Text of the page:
I recently learned I am a minority. This particular assemblage has nothing to do with race, gender or religious conviction. It’s not related to education, social status or monetary standards. It’s a faction I didn’t choose yet am bound to by birth. I am part of Generation X, the smallest generation of the most recent four. Born 1965 – 1981, Gen Xers number only 46 million compared with Traditionalists (born prior to 1946) at 75 million, Baby Boomers (born 1946-1964) at 80 million and Millennials (born 1982 – 2000) at 76 million. In spite of being dwarfed by two powerful segments of society, I believe Gen Xers are key witnesses to history.
Every generation wonders how their ancestors managed without modern conveniences. When I was in school, we were tested on our knowledge of the library card catalog. This wooden box of drawers with index cards unlocked the mysteries of research and information. Now, I surf the Internet. If I am lost while driving I don’t need a map; I listen to my GPS system and a friendly voice guides me to familiar territory. I remember when my favorite artists made a new record but now embrace MP3s.
My husband and two best friends are Baby Boomers while my mom and grandma are Traditionalists. This convergence of values and philosophies has provided me with a rich pool of advice and experience that I apply to my decision-making. I appreciate my washing machine as my grandma recounts washing everything by hand. As I drive down the interstate, I remember my mom recalling a time it wasn’t there. I have embraced 70s Southern Rock and gladly attend Lynard Skynard concerts with my husband. I’m sure Millennials roll their eyes when I say something that sounds old-fashioned to them. I guess I have turned the corner from feeling young and invincible to wondering what will happen to kids today. I remember spending my childhood reading and using my imagination to create secret worlds. Now, I look at my nephews and feel a little sad. They spend their free-time glued to a computer or TV screen. I want them to explore and read. I want them to understand how much the world has changed and be thankful for what they have. The oldest one wants to direct movies. I hope he does. I hope he learns America’s history and keeps it alive. He thinks my husband and I are “cool.” It makes me feel good to think I’m still relevant in spite of more gray hairs popping up everyday.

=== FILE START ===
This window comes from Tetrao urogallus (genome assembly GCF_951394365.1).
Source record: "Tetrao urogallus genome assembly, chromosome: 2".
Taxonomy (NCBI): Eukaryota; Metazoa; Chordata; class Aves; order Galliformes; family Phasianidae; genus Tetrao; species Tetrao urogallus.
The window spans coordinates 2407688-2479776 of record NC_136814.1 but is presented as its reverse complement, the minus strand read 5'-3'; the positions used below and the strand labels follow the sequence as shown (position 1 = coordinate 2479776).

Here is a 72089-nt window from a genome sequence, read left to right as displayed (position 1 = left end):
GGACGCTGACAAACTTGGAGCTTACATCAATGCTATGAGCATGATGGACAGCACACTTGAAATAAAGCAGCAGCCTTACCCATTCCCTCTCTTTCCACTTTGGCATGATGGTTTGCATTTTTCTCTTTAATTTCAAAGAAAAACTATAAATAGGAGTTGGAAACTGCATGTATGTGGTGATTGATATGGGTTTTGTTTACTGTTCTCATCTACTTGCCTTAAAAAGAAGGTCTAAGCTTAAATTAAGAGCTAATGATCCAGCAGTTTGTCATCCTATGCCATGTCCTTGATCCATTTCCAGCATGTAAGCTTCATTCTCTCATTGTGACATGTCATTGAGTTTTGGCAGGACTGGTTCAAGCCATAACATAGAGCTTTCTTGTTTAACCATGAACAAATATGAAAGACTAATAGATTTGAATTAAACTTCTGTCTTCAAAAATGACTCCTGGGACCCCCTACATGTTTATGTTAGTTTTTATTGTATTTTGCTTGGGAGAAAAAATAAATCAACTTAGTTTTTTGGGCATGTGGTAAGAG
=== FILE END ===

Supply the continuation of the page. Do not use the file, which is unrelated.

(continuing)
Generation X is a small but important part of this time in history. We’ve witnessed it, we’re making it and we’ll become it. My mom always told me “the face you have at 40 is the face you earned.” As I rapidly approach my 40-year-old face I do so with anticipation. I look forward to being 50 and 60 and perhaps like my grandma, 90-plus. I just hope I keep my “cool” status.
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